Managing employees

4 Ways Employee Incentives Can Drive Engagement and Retention

Do you incorporate employee incentives into your business? Here are 4 ways you can create better...read more

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Managing employees

7 Excellent Reasons to Focus on Employee Engagement

Is your business engaging with its employees? There are lots of good reasons why you should be,...read more

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Questions

What steps do I have to take to dismiss an employee?

I have an employee who is consistently tardy, talks negatively about my business to the other staff... read more

Asked by:
Meal Five
Meal Five at Meal5
General rules of procedural fairnessGeneral rules of procedural fairnessAn employer is generally required to perform the following steps to ensure that a dismissal is procedurally fair. These will apply whether it is a summary dismissal or a dismissal after warnings. You must carry out a full investigation into the alleged behaviour.The employee should be informed about the exact nature of the allegations and, where appropriate, that dismissal is a possible outcome of the disciplinary process.The employee should be given an opportunity to be heard.The employee should be given the option of having a support person or lawyer present when the hearing takes place.Unless the conduct in question justifies summary dismissal, the employee must be warned and asked to stop the misconduct or improve the poor performance. In appropriate cases, the employee should be given assistance in this. An accepted procedure is to first given an oral warning, then a formal written warning, then a final written warning.The employee should be given the reasons for the decision that you eventually reach. It is advisable that these be given before any dismissal. However, the employee has the right, within 60 days after the dismissal or after becoming aware of it, to request you to provide a written statement of the reasons; you must then provide the statement within 14 days.A dismissal should be notified in writing.An employee can be suspended on full pay pending the outcome of the disciplinary process.
Lisa Ormenyessy
We have used this company and recommended them to our small businesss clients where appropriate to make sure all your ducks line up and nothing comes back to bite you.http://employsure.com.au/
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Questions

How do you prefer to get feedback and/or recognition?

We are all different. But I'd like some different perspectives into what makes us all feel... read more

Asked by:
Jef Lippiatt
Jef Lippiatt Owner at Startup Chucktown
Neil HallsOwner at Clear Path Commercial Consulting
This is something every workplace must do, unfortunately in our experience most of them do it poorly!!The most important point I will make it that feedback must be a continuous conversation, whether it is for positive or negative feedback. Too often people reserve giving feedback for annual or 6 monthly performance reviews. Why is this an issue? Because you top employees who are doing a good job will feel disengaged. You know they are doing great work but they don’t, so in many instances these people will end up leaving your workplace as they feel undervalued. This is not good for you! Alternatively bad performance does not get rectified in a timely manner. The longer bad performance goes on, the harder it is to rectify. Often one of the biggest issues is that people managers lack the skills or confidence to have the hard conversations.In regards to recognition, yes things like recognition and presentation of awards and certificates in front of the team can be valued by employees. However our experience shows that often the little things have the biggest impact. Our work has show that things like a team lunch to celebrate a project milestone can go a long way to rewarding a job well done. Or for a smaller thankyou instead of just saying job well done, take them for a coffee and explain what it was you valued about their contribution. Trust me, as managers we see these things as small, but team members really value them.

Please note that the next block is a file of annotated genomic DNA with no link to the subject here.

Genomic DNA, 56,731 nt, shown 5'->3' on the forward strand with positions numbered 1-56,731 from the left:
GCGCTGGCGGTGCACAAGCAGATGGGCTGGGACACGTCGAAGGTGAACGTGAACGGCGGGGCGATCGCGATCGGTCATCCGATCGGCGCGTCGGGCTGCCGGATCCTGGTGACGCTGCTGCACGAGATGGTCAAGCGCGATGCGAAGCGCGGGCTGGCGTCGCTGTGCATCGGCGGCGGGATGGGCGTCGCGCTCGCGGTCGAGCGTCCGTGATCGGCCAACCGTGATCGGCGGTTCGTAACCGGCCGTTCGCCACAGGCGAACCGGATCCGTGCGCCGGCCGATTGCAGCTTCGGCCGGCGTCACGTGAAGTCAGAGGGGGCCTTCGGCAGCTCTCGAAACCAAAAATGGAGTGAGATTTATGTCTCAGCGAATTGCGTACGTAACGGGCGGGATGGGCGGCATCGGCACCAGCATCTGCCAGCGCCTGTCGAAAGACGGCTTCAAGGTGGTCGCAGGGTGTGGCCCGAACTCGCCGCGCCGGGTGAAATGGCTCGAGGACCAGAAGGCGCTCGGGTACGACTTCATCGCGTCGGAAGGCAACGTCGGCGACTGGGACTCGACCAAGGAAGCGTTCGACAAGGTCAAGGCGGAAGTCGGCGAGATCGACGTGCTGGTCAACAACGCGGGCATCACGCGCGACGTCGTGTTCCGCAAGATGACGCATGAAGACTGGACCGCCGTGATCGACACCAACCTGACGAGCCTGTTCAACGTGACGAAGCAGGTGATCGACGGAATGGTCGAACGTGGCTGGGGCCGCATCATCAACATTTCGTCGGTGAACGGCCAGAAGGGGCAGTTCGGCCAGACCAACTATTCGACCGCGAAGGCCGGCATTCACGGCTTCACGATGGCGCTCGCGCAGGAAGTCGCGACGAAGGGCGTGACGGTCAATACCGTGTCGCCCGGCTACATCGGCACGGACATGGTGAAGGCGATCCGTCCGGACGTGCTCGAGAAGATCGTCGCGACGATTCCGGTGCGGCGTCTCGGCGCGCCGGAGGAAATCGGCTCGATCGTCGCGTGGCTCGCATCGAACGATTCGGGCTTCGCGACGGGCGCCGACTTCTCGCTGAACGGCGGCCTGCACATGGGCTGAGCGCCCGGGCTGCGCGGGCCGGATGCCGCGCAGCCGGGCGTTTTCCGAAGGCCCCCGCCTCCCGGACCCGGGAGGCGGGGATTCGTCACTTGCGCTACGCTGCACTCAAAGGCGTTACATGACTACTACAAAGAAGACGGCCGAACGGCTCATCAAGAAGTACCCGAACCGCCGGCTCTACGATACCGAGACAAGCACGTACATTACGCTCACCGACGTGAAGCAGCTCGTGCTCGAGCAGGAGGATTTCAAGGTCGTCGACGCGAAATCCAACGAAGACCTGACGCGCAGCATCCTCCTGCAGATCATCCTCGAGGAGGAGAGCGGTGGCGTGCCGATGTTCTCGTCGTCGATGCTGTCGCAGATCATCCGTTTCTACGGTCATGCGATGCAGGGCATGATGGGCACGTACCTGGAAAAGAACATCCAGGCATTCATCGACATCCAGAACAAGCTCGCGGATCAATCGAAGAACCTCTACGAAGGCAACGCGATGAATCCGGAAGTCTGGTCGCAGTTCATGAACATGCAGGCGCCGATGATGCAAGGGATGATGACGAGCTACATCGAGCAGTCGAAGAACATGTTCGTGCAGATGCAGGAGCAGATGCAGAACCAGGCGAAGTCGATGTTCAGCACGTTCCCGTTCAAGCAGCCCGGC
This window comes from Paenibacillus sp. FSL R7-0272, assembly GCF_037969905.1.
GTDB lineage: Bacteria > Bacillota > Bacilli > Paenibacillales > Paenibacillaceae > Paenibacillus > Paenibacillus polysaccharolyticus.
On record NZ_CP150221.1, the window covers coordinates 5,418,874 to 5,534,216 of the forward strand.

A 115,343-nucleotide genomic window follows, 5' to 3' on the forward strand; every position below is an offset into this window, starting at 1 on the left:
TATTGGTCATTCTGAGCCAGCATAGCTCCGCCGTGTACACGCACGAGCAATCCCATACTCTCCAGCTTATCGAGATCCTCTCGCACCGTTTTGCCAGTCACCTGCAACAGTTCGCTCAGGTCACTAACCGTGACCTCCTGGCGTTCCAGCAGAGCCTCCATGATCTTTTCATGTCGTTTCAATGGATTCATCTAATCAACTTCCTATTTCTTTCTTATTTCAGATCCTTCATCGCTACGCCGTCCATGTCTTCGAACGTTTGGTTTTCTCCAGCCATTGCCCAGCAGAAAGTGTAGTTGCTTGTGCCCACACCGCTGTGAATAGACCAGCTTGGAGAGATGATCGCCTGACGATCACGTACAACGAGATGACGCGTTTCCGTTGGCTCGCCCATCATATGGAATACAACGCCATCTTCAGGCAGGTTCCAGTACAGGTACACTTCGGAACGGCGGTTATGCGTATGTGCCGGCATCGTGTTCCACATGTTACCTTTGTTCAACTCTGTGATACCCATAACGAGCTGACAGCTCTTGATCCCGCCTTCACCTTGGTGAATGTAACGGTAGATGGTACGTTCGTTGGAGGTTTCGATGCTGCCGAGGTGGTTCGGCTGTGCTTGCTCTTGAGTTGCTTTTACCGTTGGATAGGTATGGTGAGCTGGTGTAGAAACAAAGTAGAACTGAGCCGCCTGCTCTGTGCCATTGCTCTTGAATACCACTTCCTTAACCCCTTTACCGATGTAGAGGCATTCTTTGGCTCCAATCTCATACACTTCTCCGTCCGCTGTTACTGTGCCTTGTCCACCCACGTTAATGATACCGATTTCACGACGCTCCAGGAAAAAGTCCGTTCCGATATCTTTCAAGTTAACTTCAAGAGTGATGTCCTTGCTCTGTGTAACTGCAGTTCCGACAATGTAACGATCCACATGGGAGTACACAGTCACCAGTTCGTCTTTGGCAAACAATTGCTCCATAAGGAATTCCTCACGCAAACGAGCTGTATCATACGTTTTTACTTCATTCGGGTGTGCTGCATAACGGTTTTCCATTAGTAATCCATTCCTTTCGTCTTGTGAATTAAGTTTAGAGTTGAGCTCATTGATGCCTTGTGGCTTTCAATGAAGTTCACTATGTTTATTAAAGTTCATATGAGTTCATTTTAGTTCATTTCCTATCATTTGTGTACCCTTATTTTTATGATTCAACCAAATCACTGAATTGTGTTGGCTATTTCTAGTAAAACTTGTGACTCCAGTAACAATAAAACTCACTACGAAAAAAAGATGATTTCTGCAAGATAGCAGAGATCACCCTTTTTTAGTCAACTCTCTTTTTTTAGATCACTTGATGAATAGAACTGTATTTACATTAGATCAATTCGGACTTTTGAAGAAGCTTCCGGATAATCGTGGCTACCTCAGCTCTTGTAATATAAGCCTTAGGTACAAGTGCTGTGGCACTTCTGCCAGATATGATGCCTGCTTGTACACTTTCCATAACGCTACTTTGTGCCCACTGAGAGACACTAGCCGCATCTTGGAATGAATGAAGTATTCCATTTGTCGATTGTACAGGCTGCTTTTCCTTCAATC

Greg Rogers
Greg RogersFounder and CEO at REthink HQ
Hi Jef,I see that your a regular contributor to the site, I would like to acknowledge that. Without regular contributors like you the whole concept kinda doesnt work as well!Is that reinforcing for you? If it is the likelihood of you increasing the behaviour that is being reinforced is higher.If it's not then the likelihood is that the behaviour will decrease.Fairly simplistic answers to an area of Science as complex as us, individuals and humans!My answer is certainly not meant to be blase or condescending in anyway, the Science of Human Behaviour is a fascinating subject.Your question is actually the best answer, you need to ask the individual cos it's different strokes for different folks. The father of Human Behaviour, BK Skinner, will tell you that the biggest variables around the concept of human behaviour are actually the environment and timing.Telling the wife/girlfriend/partner/mistress that she looks hot in that dress...the next morning...just aint as reinforcing as when she steps into the doorway! Guaranteed. That's about the effectiveness of timing on behaviour. The more immediate the reinforcement, the greater influence on behaviour.Telling the wife/girlfriend/partner/mistress that she looks hot in that dress....in front of her work colleagues....as opposed to the privacy of your own home...is going to elicit a completely different response. Guaranteed. That's about the effectiveness of the environment on behaviour. The environment alone can influence or change behaviour.I enjoyed responding to this, I feel reinforced and rewarded.CheersGreg
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Questions

What are some strategies to improve employee retention?

Jef Lippiatt
Jef LippiattOwner at Startup Chucktown